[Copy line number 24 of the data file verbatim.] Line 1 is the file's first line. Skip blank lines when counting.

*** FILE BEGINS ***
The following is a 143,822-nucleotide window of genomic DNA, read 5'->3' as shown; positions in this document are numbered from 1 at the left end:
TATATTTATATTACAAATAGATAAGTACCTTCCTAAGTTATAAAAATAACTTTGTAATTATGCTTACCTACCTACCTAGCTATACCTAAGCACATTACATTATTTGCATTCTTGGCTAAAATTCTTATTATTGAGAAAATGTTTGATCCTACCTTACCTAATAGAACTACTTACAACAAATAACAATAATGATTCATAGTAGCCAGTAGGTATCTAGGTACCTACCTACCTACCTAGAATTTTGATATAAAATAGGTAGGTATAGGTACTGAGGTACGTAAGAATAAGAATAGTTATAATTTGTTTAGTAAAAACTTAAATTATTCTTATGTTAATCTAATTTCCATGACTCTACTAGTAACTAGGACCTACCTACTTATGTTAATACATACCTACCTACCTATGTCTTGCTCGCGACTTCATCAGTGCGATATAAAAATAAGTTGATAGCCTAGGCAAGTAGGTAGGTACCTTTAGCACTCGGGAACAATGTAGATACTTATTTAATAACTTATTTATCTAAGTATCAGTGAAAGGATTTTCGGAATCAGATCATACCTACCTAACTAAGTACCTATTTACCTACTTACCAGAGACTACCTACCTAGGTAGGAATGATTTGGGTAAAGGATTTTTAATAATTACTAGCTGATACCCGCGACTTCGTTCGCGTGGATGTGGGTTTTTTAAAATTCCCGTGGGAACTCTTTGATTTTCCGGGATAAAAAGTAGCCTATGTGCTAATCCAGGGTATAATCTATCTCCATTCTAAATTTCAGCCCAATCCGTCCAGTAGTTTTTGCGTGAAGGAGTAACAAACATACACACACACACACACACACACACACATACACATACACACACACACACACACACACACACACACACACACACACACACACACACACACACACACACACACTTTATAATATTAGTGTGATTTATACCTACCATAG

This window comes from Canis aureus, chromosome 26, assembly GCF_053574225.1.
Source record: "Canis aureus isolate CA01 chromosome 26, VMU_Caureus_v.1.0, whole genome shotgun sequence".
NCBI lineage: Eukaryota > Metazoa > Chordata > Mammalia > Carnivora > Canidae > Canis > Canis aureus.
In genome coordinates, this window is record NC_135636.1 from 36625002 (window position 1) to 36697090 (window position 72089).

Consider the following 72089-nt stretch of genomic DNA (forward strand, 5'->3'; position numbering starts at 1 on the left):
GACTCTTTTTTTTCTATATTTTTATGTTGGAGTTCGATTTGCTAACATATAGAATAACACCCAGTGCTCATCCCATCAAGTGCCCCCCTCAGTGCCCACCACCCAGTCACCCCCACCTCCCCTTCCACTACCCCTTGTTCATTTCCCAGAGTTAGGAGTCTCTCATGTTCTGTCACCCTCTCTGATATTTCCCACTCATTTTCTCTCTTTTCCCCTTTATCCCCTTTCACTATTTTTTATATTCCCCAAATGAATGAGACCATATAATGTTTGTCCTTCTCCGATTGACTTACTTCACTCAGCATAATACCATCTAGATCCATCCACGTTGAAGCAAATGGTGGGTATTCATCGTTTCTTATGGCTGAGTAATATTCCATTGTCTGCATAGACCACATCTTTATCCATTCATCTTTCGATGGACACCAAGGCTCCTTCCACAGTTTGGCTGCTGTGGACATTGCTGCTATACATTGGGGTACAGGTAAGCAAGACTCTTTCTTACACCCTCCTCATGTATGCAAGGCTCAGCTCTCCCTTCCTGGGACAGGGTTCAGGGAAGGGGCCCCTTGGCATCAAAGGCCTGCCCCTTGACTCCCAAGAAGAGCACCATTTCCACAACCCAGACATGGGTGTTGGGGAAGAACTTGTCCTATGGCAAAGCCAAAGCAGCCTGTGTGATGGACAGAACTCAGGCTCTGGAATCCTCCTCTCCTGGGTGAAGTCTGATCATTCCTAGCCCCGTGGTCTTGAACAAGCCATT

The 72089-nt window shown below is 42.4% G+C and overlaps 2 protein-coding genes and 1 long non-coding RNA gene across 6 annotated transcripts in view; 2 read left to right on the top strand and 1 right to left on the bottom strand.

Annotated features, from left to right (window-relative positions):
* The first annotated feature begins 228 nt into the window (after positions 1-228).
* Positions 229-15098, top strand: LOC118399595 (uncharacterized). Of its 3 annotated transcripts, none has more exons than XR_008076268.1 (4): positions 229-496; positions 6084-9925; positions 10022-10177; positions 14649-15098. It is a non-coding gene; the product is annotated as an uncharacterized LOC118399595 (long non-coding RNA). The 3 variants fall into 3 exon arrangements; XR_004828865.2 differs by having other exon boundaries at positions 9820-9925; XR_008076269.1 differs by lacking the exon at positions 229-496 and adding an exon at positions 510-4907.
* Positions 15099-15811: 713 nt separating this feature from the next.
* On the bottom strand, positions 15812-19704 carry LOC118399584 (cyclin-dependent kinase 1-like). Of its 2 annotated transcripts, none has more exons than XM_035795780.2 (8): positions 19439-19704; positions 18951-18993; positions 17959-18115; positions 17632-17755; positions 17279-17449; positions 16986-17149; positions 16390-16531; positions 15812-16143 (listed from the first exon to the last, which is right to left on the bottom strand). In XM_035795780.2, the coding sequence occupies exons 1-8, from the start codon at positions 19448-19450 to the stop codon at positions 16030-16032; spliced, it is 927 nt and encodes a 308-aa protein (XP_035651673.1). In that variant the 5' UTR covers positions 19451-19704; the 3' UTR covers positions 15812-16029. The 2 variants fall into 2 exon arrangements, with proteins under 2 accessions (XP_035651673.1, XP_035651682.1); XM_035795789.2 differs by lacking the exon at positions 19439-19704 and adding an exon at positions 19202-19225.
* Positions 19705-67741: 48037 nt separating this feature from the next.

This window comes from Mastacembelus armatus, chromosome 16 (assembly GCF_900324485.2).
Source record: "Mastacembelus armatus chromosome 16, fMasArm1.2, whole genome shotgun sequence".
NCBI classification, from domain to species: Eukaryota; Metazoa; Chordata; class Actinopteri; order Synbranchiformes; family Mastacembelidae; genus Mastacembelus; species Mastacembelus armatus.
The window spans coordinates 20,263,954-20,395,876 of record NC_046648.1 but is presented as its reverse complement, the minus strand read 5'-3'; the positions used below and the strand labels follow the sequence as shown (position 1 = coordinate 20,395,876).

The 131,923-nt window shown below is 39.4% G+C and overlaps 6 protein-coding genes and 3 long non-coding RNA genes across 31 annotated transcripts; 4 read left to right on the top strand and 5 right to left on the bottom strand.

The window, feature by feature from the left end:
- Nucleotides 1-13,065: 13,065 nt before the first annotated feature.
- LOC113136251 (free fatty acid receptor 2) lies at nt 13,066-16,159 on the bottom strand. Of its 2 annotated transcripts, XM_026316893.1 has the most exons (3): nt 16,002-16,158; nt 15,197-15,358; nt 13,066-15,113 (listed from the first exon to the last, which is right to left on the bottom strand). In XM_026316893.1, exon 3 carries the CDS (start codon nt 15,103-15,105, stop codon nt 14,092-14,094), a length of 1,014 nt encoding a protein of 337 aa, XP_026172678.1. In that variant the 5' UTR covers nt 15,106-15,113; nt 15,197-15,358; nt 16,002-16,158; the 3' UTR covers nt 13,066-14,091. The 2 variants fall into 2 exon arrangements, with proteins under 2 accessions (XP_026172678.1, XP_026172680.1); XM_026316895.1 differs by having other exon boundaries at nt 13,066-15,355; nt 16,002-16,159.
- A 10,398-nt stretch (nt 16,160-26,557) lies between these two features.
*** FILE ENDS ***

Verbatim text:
- A 10,398-nt stretch (nt 16,160-26,557) lies between these two features.